Pentagon-backed scientists are getting ready to test thought-controlled prosthetic arms on human subjects, by rewiring their brains to fully integrate the artificial limbs.
Already in recent years, we've seen very lifelike artificial arms, monkeys nibbling bananas with mind-controlled robotic limbs, and even humans whose muscle fibers have been wired to prosthetic devices. But this is the first time that human brains will be opened up, implanted with a neural interface, and then used to operate an artificial limb.
It's a giant step that'll transform the devices, which were little more than hooks and cables only 50 years ago. And the progress is courtesy of Darpa, the Pentagon's far-out R&D agency, who've been sponsoring brain-controlled replacement limbs as part of their Revolutionizing Prosthetics Program.
A team of scientists at Johns Hopkins, who've been behind much of Darpa's prosthetic progress thus far, have received a $34.5 million contract from the agency to manage the next stages of the project. Researchers will test the Modular Prosthetic Limb (MPL) on a human. The test subject's thoughts will control the arm, which "offers 22 degrees of motion, including independent movement of each finger," provides feedback that essentially restores a sense of touch, and weighs around nine pounds. That's about the same weight as a human arm.
The prosthetic will rely on micro-arrays, implanted into the brain, that record signals and transmit them to the device. It's a similar design to that of the freaky monkey mind-control experiments, which have been ongoing at the University of Pittsburgh since at least 2004.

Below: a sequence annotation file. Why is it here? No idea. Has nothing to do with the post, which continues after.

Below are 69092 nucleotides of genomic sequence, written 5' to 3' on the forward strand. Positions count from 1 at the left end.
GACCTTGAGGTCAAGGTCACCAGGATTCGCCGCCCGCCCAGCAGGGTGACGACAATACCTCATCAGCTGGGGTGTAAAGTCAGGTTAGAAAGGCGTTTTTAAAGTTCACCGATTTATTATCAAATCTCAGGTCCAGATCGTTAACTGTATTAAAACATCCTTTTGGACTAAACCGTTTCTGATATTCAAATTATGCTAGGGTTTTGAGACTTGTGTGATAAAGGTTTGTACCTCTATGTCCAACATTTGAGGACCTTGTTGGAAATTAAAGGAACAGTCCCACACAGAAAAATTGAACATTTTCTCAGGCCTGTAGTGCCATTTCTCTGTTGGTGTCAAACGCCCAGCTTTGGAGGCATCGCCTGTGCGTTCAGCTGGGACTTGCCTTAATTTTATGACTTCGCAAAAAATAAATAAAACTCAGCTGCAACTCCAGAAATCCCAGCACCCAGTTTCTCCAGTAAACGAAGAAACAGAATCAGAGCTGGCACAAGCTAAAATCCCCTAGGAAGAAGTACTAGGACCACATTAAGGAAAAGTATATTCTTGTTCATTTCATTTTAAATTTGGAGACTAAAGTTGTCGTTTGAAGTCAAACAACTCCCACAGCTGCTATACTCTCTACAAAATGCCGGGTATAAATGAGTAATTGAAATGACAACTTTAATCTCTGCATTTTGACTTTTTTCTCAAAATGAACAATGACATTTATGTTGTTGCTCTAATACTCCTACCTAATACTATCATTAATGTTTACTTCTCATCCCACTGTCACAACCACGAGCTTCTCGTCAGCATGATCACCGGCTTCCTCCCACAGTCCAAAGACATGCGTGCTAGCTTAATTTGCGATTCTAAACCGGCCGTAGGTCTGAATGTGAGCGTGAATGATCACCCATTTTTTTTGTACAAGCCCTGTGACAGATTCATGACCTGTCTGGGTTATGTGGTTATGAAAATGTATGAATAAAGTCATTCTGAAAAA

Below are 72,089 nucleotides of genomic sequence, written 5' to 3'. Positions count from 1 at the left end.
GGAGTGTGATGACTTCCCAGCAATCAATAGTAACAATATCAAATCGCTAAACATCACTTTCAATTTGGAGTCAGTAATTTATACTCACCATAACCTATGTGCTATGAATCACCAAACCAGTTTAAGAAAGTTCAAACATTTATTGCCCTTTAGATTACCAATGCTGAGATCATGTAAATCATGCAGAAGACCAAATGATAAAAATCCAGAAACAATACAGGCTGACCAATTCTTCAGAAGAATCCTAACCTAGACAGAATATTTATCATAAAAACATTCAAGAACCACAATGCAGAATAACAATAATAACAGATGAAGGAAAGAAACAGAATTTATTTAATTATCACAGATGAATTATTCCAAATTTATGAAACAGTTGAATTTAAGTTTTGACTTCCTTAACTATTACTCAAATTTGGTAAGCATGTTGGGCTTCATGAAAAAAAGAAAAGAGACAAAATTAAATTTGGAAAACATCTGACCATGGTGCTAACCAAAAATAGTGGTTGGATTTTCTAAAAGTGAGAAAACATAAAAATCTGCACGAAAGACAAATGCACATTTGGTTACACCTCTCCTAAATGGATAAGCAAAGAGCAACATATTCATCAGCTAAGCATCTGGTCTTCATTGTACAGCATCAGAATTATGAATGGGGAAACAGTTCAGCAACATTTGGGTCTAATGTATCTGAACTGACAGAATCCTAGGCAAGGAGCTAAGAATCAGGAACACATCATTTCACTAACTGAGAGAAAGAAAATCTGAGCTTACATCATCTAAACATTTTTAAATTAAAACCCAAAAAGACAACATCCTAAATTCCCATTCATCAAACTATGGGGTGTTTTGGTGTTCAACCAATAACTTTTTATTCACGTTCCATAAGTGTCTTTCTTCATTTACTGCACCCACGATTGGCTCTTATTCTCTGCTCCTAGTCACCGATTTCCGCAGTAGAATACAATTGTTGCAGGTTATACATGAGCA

Within two years, Johns Hopkins scientists plan to test the prosthetic in five patients. And those researchers, alongside a Darpa-funded consortium from Caltech, University of Pittsburgh, University of Utah and the University of Chicago, also hope to expand prosthetic abilities to incorporate pressure and touch.
"The goal is to enable the user to more effectively control movements to perform everyday tasks, such as picking up and holding a cup of coffee," Michael McLoughlin, the project's program manager, says.
In other words, prosthetic arms that are remarkably similar to the real thing. But the long-term caliber of the MPL arm remains an open question. Just three months ago, Darpa launched a new program to overcome several problems with neuro-prosthetic models - most notably, the two-year lifespan of those implanted neural recording devices.
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